The total turnover of Claus-Pural from all its activities rose in 2008 by 10 million euros to 66 million – a growth rate of 16 %. This year, France, where the company supplies 1200 retailers, excelled with growth of 50 %. By contrast, in Germany, where 1600 specialist wholefood and health food shops are supplied, growth was ‘only’ 11 %, and in Austria and Switzerland 7-8 %. Thus, within five years the turnover of Claus Reformwaren GmbH, PurAliment GmbH and the subsidiaries in Switzerland and Austria was doubled. (Picture: View of the new office)

One year after the new warehouse (4700 m²) was opened, Heinz Claus is both happy and a little anxious when he says that they have almost reached full capacity. He explains that the 600 m² chilled facility that is incorporated into the new warehouse had been urgently needed, since the fresh food departement had expanded disproportionately. The company’s 14 lorries (picture on right) are always on the road, because the company itself collects two-thirds of the goods from the manufacturers.

“Our basic idea is to grow in tandem with the manufacturers’ brands and to double their turnover within three years,” is how Heinz Claus defines the target, a target that he says he has often achieved in the past. The company now has 270 suppliers, not only in the core countries – Germany, France, Switzerland and Austria – but also in Italy, Belgium and the Netherlands. A condition new suppliers must fulfil is having labelling in two languages. “We want to be sales partner number 1 or 2 for any manufacturer,” is Mr Claus’s aim. (Picture below: Discussion on the terrace with a new organic wine supplier from France)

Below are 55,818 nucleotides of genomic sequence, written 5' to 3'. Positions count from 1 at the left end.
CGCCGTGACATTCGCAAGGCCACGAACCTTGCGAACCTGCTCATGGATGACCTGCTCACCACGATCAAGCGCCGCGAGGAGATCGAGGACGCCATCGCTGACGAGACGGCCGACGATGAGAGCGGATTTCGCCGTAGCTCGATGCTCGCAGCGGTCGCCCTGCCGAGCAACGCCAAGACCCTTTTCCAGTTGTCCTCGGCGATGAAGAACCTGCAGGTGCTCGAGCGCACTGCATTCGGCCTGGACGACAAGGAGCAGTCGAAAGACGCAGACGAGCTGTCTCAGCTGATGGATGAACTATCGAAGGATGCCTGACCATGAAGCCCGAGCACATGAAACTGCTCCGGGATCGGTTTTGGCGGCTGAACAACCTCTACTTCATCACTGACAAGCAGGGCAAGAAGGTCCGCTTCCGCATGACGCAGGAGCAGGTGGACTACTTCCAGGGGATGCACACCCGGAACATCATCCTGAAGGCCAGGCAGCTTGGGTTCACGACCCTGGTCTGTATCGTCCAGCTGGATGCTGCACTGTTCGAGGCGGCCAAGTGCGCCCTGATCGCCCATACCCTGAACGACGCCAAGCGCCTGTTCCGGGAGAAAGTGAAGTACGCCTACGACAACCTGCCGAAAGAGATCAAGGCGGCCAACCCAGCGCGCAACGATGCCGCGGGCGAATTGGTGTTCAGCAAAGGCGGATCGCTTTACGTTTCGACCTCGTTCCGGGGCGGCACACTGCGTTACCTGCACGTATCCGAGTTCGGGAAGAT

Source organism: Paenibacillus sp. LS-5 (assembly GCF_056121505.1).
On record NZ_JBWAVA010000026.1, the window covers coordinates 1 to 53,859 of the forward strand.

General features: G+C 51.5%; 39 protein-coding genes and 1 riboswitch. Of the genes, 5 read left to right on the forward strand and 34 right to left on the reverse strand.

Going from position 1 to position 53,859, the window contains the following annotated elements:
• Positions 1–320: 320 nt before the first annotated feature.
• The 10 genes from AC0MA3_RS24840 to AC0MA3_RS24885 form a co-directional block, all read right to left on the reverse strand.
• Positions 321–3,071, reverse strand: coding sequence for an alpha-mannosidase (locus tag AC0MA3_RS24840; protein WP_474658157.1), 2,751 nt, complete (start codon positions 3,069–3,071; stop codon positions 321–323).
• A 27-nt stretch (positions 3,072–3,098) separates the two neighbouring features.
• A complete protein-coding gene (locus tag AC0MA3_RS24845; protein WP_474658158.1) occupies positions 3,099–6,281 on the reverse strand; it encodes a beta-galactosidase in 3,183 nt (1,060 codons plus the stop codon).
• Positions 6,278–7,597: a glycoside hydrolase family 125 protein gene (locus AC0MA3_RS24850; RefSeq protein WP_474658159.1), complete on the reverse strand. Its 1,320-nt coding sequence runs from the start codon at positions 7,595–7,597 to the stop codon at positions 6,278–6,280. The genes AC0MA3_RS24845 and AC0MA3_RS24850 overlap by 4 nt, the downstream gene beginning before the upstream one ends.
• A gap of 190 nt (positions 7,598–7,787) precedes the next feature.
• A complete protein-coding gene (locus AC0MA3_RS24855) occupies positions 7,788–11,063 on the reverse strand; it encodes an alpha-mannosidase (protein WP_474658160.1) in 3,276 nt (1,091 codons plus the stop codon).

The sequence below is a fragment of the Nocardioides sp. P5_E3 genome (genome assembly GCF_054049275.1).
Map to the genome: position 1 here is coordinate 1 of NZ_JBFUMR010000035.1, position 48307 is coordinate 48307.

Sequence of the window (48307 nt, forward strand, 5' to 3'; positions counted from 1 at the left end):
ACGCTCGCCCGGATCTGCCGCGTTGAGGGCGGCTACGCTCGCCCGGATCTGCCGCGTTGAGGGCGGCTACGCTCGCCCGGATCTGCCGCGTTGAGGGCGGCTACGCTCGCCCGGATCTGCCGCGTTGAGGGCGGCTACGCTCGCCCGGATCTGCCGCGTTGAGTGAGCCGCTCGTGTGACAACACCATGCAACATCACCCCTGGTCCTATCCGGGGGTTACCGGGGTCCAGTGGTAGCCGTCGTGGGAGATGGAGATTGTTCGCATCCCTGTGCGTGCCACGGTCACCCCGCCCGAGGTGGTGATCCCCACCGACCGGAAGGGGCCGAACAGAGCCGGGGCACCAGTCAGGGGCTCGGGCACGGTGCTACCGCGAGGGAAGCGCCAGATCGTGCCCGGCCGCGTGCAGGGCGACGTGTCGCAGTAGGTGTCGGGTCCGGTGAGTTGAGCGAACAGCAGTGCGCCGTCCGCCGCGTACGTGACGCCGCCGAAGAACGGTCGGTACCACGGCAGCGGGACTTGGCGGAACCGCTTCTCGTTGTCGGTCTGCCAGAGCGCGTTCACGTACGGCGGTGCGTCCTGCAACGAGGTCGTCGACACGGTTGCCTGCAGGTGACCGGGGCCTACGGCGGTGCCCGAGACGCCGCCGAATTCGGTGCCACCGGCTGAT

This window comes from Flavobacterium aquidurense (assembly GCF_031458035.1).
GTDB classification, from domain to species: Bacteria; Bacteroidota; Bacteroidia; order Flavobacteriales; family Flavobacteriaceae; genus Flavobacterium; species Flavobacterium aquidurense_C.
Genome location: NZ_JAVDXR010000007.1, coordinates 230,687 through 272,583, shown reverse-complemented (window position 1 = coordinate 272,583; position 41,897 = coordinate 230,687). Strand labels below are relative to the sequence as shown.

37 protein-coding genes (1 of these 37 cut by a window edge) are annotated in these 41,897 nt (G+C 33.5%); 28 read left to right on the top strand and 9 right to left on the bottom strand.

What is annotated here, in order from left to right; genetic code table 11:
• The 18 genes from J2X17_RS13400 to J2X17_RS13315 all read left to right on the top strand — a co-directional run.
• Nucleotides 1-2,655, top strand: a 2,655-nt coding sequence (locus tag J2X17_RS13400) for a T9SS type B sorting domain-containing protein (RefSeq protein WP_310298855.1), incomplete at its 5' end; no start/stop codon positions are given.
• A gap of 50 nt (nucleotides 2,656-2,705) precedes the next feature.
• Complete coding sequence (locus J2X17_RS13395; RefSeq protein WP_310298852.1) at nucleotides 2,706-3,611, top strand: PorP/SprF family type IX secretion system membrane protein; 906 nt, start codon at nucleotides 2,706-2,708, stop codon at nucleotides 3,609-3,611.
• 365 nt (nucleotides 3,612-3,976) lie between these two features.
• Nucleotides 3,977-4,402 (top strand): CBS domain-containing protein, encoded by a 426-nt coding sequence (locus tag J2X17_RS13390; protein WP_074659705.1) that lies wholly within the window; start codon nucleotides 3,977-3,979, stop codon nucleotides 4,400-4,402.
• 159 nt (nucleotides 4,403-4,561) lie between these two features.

“We appreciate the development work put in by many manufacturers, and we want retailers and consumers to receive the best possible products,” is how Heinz Claus describes his approach to suppliers. Recent additions to the stock of suppliers are Naturata, Bauck, Beutelsbacher, Herbaria and Salus (for the specialist trade only). He also sees Claus-Pural as a mediator between French manufacturers and the German market. “Danival, Biofournil and Coteaux Nantaise are important suppliers for our company. Conversely, through us, firms like Andechser, Taifun, Vitam, Öma and Dr. Hauschka are becoming well known in France. The range of Claus-Pural health foods in Germany comprises 8500 articles, with 500 – 1000 new items being added every year. Products that sell less well are then de-listed. A new phenomenon since the markets between the health food and wholefood industry were opened up is that more and more health food manufacturers (for example Salus, Heirer-Cenovis and Vitam) would like to be listed not only by Claus Reformwaren but also by Pural (that supplies mainly wholefood shops).